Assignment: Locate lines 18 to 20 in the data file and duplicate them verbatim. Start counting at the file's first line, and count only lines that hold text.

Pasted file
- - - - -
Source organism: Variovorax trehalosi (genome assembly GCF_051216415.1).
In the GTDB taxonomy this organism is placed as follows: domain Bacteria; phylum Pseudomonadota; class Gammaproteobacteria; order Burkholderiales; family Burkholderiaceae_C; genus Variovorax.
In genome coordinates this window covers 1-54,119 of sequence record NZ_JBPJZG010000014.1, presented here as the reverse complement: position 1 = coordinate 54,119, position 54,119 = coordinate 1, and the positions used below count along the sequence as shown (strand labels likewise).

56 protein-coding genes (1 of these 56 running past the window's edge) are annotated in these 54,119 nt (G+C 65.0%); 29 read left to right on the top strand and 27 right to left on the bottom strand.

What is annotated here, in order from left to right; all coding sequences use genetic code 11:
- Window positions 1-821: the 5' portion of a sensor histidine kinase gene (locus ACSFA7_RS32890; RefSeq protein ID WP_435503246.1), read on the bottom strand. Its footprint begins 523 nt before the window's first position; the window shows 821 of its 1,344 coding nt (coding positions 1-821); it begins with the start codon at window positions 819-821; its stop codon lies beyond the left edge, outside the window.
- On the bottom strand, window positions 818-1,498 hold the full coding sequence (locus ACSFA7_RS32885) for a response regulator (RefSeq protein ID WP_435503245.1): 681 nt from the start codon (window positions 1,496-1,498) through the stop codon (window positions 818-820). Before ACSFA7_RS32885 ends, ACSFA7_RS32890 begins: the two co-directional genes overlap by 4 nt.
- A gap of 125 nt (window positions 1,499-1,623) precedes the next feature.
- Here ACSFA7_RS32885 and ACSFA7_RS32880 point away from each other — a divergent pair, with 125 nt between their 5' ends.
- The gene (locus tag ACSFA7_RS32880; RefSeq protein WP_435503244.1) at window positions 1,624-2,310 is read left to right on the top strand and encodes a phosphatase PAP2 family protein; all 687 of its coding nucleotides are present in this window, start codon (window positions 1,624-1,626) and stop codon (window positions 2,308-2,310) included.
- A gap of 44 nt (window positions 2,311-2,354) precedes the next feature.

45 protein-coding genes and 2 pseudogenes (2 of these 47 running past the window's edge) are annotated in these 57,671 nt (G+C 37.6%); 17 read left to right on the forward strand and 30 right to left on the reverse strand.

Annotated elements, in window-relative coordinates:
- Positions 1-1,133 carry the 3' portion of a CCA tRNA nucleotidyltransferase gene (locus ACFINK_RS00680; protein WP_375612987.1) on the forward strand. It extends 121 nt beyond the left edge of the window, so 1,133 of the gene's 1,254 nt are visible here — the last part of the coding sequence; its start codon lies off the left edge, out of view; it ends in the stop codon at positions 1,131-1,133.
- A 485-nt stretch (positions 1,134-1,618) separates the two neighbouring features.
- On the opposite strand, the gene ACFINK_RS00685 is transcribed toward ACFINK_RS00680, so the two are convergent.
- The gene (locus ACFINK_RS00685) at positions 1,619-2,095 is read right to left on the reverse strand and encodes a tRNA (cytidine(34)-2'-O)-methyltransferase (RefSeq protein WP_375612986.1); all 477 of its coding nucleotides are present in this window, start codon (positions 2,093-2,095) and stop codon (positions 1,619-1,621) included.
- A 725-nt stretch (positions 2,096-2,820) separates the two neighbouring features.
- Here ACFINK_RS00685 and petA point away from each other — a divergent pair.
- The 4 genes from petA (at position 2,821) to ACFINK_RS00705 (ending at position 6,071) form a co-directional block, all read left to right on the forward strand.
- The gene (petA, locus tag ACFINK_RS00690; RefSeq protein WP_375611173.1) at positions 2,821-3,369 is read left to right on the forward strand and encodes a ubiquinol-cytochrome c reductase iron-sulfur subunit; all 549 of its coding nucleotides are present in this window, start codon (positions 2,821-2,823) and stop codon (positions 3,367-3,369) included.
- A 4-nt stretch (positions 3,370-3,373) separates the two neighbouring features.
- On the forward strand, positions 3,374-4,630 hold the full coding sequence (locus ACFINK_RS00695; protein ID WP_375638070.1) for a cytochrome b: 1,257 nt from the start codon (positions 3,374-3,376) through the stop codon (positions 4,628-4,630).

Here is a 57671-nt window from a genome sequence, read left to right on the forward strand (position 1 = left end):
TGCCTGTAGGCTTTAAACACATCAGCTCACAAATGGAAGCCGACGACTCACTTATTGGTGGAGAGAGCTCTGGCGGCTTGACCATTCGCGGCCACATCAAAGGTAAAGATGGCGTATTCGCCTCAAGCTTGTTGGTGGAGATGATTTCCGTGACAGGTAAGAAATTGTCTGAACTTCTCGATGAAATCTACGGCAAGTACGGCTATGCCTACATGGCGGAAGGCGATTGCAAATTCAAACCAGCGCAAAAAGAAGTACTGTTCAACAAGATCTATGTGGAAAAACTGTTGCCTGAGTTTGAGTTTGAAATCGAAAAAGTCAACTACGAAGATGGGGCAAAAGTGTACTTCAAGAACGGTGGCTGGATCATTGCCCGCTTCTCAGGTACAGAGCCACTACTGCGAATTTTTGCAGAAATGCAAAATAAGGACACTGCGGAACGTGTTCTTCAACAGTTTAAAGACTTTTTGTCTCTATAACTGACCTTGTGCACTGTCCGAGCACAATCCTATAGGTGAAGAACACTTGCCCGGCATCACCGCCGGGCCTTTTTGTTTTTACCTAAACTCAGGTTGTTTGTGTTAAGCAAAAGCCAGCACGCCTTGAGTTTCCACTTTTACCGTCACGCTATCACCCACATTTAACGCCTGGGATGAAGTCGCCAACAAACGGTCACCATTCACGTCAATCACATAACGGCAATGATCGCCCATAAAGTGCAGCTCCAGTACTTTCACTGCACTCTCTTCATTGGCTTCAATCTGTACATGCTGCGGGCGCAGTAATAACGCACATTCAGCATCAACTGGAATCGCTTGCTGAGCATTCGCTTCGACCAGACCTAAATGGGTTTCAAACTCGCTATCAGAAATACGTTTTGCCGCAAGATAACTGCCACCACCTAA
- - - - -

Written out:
- A 725-nt stretch (positions 2,096-2,820) separates the two neighbouring features.
- Here ACFINK_RS00685 and petA point away from each other — a divergent pair.
- The 4 genes from petA (at position 2,821) to ACFINK_RS00705 (ending at position 6,071) form a co-directional block, all read left to right on the forward strand.